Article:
War Crimes: The Exception

As mentioned in our prior post, it is notable (and regrettable) that our war crimes statute allows only for the exercise of nationality jurisdiction: the victim or perpetrators must be a U.S. national or member of the U.S. armed forces.  When Congress was considering enacting the War Crimes Act in the mid-1990s, both the Department of Defense (see the letter from General Counsel Judith Miller and testimony of John H. McNeill, Senior Deputy General Counsel) and the Department of State (see the testimony of Michael J. Matheson, Principal Deputy Legal Adviser, and letter by Barbara Larkin, Acting Assistant Secretary, Legislative Affairs) argued to Congress that the U.S. should adopt present-in jurisdiction in order to be in compliance with the Geneva Conventions; the Department of Justice resisted on the ground that extraterritorial cases are difficult.  Today’s Department of Justice now has a unit dedicated to tracking and bringing human rights cases, the Human Rights & Special Prosecutions Unit, which is headed by Teresa McHenry, a former Prosecutor from the International Criminal Tribunal for the Former Yugoslavia (ICTY).  So, domestic capacity is no longer an issue.

Whither Crimes Against Humanity?

The absence of a statute penalizing crimes against humanity statute is also a shame.  Most importantly, it means that we cannot prosecute the mass abuse of civilians (such as a peacetime massacre of civilians) when it does not rise to the level of genocide, constitute torture stricto sensu, or occur during an armed conflict and involve a U.S. person, thus implicating our war crimes statute.  The lack of a crimes against humanity statute is no doubt due in part to the fact that there is no treaty dedicated to the penalization of the crime other than the Rome Statute.  In 2009, Senator Durbin (D-IL)—building upon his success in getting the 2007 Genocide Accountability Act, the 2008 Child Soldiers Accountability Act, and the 2008 Trafficking in Persons Accountability Act passed by Congress and signed by President George W. Bush—introduced a statute criminalizing crimes against humanity.  The bill (S.1346) did not progress.  At the multilateral level, Professor Leila Sadat, of Washington University School of Law, has led an effort to draft a crimes against humanity treaty.   The International Law Commission (ILC) recently decided to place the consideration of a crimes against humanity treaty on its Long-Term Work Program (see paras. 169-170 and Annex B), based on the proposal of Professor Sean Murphy, the U.S. member of the ILC.  It remains to be seen whether Durbin will revive his effort now that the budget issue is behind us…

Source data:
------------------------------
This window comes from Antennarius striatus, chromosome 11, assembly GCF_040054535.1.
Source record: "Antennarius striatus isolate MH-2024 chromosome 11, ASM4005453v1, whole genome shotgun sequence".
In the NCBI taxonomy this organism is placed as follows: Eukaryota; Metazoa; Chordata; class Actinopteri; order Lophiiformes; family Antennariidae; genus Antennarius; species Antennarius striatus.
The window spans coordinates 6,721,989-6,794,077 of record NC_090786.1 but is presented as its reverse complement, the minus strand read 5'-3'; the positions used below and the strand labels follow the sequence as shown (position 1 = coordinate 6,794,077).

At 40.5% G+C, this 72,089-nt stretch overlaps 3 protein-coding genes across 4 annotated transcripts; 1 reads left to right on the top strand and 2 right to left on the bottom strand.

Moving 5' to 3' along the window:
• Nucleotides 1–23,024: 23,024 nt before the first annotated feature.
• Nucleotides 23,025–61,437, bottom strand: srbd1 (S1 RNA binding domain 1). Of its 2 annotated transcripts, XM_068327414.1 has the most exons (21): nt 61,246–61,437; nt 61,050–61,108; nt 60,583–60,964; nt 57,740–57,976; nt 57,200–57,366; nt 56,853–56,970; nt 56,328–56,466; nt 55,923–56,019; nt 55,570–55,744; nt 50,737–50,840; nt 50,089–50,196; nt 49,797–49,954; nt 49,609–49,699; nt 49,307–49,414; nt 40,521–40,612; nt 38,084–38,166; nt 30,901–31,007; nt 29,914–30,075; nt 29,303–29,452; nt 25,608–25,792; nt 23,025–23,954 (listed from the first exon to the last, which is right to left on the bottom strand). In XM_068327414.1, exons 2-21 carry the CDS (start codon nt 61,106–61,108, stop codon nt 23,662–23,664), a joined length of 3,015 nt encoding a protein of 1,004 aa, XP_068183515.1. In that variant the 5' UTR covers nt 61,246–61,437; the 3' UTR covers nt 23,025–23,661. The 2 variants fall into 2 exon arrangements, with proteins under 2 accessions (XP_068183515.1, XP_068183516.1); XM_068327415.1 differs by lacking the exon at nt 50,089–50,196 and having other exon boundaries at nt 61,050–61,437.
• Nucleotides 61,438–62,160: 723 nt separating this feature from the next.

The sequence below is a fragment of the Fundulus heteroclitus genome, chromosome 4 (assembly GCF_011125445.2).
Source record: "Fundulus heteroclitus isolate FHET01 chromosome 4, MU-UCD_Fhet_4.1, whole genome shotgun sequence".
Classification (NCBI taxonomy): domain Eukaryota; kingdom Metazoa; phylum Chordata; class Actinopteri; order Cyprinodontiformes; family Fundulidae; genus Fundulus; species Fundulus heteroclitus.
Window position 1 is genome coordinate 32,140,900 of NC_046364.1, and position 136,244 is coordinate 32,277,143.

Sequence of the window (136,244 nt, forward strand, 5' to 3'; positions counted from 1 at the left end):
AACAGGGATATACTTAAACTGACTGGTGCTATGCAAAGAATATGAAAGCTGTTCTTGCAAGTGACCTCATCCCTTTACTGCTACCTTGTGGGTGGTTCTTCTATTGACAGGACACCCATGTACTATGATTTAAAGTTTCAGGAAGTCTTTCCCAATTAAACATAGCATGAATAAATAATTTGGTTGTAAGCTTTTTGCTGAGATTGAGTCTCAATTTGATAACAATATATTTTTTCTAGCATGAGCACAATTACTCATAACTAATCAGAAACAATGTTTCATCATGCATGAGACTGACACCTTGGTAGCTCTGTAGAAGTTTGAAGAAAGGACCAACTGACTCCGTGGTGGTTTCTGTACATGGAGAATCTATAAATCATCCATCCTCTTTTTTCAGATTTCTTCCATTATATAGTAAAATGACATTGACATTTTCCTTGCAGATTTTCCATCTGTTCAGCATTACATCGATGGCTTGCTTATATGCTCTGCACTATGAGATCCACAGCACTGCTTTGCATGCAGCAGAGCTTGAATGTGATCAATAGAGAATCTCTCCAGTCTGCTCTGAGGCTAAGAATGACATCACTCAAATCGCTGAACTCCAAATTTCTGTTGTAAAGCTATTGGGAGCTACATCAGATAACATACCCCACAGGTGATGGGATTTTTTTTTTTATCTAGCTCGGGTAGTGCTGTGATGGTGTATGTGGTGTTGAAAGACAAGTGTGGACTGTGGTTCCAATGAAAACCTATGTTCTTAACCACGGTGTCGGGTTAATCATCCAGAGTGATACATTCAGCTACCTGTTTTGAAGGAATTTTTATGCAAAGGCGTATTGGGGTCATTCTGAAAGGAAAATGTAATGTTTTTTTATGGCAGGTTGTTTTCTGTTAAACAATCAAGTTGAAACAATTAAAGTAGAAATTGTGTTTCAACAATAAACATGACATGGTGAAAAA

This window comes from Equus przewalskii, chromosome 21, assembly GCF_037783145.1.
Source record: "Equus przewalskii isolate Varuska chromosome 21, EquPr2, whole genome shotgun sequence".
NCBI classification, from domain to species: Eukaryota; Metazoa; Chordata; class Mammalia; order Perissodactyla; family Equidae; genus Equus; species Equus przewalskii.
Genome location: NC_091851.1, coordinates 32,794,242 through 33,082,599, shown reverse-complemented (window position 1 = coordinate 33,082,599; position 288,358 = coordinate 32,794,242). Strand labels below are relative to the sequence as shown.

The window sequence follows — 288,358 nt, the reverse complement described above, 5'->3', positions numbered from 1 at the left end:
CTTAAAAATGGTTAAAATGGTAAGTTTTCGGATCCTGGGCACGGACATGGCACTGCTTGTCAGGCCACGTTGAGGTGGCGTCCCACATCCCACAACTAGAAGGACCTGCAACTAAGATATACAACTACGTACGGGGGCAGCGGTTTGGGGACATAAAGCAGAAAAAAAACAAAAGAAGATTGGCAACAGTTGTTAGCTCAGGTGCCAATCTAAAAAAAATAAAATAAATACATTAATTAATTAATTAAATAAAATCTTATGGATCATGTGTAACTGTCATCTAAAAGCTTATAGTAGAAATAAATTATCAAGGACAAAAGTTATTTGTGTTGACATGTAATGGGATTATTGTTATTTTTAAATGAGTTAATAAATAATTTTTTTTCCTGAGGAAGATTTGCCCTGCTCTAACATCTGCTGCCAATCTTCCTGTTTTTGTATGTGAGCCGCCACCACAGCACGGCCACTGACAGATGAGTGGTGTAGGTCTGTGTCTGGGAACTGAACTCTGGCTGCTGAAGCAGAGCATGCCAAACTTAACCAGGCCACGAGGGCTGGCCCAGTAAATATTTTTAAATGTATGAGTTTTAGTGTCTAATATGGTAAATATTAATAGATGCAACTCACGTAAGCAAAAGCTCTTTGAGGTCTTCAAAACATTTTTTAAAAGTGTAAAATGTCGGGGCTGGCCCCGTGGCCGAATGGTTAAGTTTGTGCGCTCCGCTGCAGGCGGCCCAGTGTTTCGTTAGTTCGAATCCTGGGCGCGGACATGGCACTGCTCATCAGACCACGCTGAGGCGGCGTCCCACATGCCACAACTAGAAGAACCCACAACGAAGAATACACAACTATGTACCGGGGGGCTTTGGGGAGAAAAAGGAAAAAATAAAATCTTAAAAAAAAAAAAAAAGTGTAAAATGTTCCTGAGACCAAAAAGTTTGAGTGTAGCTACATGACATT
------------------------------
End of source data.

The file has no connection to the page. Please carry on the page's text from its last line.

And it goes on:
For reference, the prevalence of UJ under U.S. law (with respect to atrocity crimes and terrorism crimes) is displayed graphically below with reference to the operative provision of Title 18, the federal penal code, as well as any treaty requiring the exercise of extraterritorial jurisdiction.

Atrocity Crimes Under U.S. Law: Available Jurisdictional Bases

Crime

Defendant is Present or Found In The U.S. with no other links

Active Personality (Perpetrator is a U.S. Citizen)

Passive Personality (Victim is a U.S. Citizen)

Treaty Basis For Present In Jx?

Genocide §1091 Yes Yes Yes No
Torture §2340 Yes Yes Yes Yes
Use of Child Soldiers §2442 Yes Yes Yes No
Slavery §§1581 – 1589, 1596 Yes Yes Yes Some
Forced Labor §§1589, 1596 Yes Yes Yes No
Trafficking §§1590-91, 1596 Yes Yes Yes Yes
War Crimes §2441 No Yes Yes Yes (for war crimes committed in  international armed conflicts)
Crimes Against Humanity – no statute

Terrorism Crimes Under U.S. Law: Jurisdictional Bases

Crime

Defendant is Present or

Found in the U.S.

Active Personality

(Defendant is a U.S. citizen)

Passive Personality

(Victim is a U.S. citizen)

Treaty Basis for UJ?

Use of WMD 18 U.S.C. §2332a

Yes

Yes

Financial Support to Terrorism §§2332d & 2339C

Yes

Yes

Yes

Terrorist Bombing §2332f

Yes

Yes

Yes

Yes

Harboring Terrorists §2339

Yes*

Yes

Yes

Material Support to Terrorism§§2339A & B

Yes*

Yes

Yes

Terrorist Military Training §2339D

Yes

Yes

Yes

Hostage Taking §1203

Yes

Yes

Yes

Yes

Attacking Maritime Platforms §2281

Yes

Yes

Yes

Piracy §1651/Aircraft piracy, 49 U.S.C. § 46502

Yes/Yes

Yes/Yes

Yes/Yes

Yes

Attacks on Internationally Protected Persons §§878, 1201, 1116

Yes

Yes

Yes/Yes

Yes

Use of Nuclear Materials §831, Radiological Dispersal Weapons, §2332h

Yes/

Yes/Yes

Yes/Yes

Yes

* Incorporates a range of terrorism statutes

 

  

About the Author(s)

Beth Van Schaack

Leah Kaplan Visiting Professor of Human Rights, Stanford Law School; Former Deputy to the U.S. Ambassador-at-Large for War Crimes Issues in the U.S. State Department. All views are her own. Follow her on Twitter (@BethVanSchaack).